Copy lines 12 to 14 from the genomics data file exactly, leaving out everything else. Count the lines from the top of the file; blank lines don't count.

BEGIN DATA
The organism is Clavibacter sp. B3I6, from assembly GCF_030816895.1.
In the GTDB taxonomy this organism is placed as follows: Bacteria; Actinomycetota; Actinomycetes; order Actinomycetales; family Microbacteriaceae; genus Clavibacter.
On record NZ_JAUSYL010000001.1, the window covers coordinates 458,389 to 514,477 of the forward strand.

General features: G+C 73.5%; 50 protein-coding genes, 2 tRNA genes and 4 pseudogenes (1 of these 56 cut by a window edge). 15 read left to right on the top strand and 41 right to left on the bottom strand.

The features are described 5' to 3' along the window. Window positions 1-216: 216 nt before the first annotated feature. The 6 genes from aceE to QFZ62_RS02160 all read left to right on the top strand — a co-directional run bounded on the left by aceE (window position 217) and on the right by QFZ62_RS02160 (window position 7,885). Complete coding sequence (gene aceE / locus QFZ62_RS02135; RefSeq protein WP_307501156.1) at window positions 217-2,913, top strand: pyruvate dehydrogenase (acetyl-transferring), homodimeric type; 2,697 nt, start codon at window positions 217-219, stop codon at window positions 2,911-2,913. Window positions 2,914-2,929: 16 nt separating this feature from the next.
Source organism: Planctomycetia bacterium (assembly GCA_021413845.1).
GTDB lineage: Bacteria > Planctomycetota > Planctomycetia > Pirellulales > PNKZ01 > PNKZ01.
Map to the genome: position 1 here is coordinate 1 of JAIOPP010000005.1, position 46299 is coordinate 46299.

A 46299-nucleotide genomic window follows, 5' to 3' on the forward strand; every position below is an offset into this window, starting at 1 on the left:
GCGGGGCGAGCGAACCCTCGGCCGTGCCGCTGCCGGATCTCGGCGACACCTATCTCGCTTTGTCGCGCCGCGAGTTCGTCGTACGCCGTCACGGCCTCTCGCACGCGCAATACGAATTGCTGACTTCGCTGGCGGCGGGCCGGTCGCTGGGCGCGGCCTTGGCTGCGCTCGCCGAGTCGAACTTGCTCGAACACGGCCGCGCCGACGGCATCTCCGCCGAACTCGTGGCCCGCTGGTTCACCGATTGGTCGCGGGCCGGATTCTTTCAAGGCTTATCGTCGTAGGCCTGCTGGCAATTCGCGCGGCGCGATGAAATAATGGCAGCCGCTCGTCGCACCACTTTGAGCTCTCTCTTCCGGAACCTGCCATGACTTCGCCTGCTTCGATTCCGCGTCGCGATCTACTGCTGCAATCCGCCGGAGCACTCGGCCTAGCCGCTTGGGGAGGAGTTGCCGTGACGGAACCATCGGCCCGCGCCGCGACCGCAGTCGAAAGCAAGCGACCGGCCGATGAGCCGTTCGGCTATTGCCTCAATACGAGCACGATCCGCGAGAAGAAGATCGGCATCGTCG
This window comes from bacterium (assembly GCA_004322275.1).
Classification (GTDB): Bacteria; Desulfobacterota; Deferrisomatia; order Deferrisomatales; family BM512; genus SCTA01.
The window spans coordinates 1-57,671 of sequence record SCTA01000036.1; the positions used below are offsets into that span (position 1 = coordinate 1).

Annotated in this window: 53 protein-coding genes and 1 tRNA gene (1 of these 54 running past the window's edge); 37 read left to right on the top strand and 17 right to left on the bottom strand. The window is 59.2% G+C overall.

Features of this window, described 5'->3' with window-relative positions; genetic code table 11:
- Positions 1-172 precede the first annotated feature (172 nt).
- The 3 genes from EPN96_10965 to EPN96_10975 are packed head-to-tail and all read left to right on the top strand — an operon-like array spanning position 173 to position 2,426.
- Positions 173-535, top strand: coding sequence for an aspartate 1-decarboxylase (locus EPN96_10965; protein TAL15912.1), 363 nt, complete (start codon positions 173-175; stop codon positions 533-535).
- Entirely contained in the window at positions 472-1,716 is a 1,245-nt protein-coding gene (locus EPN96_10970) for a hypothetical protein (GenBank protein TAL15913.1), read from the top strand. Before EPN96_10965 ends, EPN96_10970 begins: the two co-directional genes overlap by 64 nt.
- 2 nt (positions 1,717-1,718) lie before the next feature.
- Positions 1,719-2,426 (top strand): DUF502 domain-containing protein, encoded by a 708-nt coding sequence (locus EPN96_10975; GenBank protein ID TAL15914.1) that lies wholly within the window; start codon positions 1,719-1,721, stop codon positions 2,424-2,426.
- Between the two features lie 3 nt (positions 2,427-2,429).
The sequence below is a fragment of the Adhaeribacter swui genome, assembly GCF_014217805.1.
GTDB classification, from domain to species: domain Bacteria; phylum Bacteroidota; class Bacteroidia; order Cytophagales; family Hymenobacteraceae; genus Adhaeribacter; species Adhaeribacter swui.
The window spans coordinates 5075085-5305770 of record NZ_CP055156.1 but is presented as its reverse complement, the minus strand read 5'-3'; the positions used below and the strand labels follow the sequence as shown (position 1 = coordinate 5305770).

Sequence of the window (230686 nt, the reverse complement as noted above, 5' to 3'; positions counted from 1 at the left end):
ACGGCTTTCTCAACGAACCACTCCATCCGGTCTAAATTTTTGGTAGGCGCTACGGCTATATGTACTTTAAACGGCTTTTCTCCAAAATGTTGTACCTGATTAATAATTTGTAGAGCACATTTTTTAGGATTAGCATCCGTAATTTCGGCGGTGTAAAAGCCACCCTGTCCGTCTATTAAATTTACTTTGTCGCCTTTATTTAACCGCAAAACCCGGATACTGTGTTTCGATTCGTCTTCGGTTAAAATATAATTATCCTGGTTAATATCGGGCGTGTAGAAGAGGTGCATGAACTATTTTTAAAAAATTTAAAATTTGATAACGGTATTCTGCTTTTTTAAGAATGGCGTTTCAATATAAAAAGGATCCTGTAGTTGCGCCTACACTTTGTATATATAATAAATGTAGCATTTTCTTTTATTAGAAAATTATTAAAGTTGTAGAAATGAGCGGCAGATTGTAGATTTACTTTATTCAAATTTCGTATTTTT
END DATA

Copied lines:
Classification (GTDB): Bacteria; Desulfobacterota; Deferrisomatia; order Deferrisomatales; family BM512; genus SCTA01.
The window spans coordinates 1-57,671 of sequence record SCTA01000036.1; the positions used below are offsets into that span (position 1 = coordinate 1).

Annotated in this window: 53 protein-coding genes and 1 tRNA gene (1 of these 54 running past the window's edge); 37 read left to right on the top strand and 17 right to left on the bottom strand. The window is 59.2% G+C overall.